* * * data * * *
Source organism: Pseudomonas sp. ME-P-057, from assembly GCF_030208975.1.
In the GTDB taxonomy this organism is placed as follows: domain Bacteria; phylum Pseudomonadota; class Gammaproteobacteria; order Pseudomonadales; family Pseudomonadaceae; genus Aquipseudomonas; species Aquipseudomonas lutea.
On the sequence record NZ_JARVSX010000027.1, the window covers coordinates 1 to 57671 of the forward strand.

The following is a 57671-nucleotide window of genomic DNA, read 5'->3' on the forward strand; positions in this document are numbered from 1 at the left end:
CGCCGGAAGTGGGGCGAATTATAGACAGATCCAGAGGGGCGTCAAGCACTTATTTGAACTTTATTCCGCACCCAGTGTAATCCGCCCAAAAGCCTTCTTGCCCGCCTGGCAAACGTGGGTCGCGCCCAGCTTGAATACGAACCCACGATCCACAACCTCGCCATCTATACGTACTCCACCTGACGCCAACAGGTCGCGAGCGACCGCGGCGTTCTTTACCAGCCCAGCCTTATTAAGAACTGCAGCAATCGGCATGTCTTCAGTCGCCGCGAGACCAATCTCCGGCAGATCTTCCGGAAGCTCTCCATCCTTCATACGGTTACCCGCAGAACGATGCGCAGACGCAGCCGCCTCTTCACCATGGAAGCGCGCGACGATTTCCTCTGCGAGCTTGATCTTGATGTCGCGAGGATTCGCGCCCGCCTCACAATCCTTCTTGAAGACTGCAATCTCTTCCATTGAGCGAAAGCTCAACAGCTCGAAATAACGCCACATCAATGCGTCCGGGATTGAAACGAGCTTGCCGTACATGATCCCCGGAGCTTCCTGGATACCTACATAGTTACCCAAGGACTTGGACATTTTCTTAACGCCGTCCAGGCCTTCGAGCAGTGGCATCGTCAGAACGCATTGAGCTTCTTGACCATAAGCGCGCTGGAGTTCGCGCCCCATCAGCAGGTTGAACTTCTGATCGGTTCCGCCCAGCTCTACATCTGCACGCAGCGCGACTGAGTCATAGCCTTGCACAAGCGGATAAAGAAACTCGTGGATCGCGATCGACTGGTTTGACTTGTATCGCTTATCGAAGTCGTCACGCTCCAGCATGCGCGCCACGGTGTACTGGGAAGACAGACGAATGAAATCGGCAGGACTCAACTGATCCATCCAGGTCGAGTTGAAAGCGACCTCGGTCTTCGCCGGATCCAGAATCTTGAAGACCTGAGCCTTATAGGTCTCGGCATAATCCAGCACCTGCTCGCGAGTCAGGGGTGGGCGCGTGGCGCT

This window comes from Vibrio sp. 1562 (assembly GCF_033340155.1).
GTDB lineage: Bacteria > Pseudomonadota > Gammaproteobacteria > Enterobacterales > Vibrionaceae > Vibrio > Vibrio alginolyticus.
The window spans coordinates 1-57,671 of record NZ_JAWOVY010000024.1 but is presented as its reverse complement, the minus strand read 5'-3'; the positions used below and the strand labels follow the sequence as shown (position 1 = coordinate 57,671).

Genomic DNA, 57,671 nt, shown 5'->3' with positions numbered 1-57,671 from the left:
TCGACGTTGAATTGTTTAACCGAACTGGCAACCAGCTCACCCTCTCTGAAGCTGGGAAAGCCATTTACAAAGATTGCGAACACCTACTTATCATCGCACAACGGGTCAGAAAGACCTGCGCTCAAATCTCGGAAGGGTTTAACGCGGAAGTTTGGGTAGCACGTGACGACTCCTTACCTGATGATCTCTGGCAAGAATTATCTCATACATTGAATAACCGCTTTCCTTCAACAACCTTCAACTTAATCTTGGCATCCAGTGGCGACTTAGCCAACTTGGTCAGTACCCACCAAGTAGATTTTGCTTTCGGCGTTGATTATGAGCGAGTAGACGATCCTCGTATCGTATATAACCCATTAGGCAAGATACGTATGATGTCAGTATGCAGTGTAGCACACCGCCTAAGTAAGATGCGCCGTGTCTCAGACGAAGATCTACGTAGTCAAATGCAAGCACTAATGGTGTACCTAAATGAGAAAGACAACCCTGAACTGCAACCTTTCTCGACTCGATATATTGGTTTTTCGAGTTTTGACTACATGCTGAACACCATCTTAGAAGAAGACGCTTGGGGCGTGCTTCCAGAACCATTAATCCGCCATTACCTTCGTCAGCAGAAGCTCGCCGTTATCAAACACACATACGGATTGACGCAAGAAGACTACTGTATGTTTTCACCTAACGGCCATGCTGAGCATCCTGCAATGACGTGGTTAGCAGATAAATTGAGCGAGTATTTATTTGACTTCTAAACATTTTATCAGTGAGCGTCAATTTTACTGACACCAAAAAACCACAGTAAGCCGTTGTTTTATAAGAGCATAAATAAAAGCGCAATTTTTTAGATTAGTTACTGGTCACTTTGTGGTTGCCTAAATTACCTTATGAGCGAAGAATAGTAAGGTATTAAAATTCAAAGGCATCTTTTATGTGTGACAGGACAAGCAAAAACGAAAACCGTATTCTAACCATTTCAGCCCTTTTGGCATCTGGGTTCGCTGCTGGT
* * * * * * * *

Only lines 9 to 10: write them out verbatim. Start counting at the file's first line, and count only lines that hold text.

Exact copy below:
Genomic DNA, 57,671 nt, shown 5'->3' with positions numbered 1-57,671 from the left:
TCGACGTTGAATTGTTTAACCGAACTGGCAACCAGCTCACCCTCTCTGAAGCTGGGAAAGCCATTTACAAAGATTGCGAACACCTACTTATCATCGCACAACGGGTCAGAAAGACCTGCGCTCAAATCTCGGAAGGGTTTAACGCGGAAGTTTGGGTAGCACGTGACGACTCCTTACCTGATGATCTCTGGCAAGAATTATCTCATACATTGAATAACCGCTTTCCTTCAACAACCTTCAACTTAATCTTGGCATCCAGTGGCGACTTAGCCAACTTGGTCAGTACCCACCAAGTAGATTTTGCTTTCGGCGTTGATTATGAGCGAGTAGACGATCCTCGTATCGTATATAACCCATTAGGCAAGATACGTATGATGTCAGTATGCAGTGTAGCACACCGCCTAAGTAAGATGCGCCGTGTCTCAGACGAAGATCTACGTAGTCAAATGCAAGCACTAATGGTGTACCTAAATGAGAAAGACAACCCTGAACTGCAACCTTTCTCGACTCGATATATTGGTTTTTCGAGTTTTGACTACATGCTGAACACCATCTTAGAAGAAGACGCTTGGGGCGTGCTTCCAGAACCATTAATCCGCCATTACCTTCGTCAGCAGAAGCTCGCCGTTATCAAACACACATACGGATTGACGCAAGAAGACTACTGTATGTTTTCACCTAACGGCCATGCTGAGCATCCTGCAATGACGTGGTTAGCAGATAAATTGAGCGAGTATTTATTTGACTTCTAAACATTTTATCAGTGAGCGTCAATTTTACTGACACCAAAAAACCACAGTAAGCCGTTGTTTTATAAGAGCATAAATAAAAGCGCAATTTTTTAGATTAGTTACTGGTCACTTTGTGGTTGCCTAAATTACCTTATGAGCGAAGAATAGTAAGGTATTAAAATTCAAAGGCATCTTTTATGTGTGACAGGACAAGCAAAAACGAAAACCGTATTCTAACCATTTCAGCCCTTTTGGCATCTGGGTTCGCTGCTGGT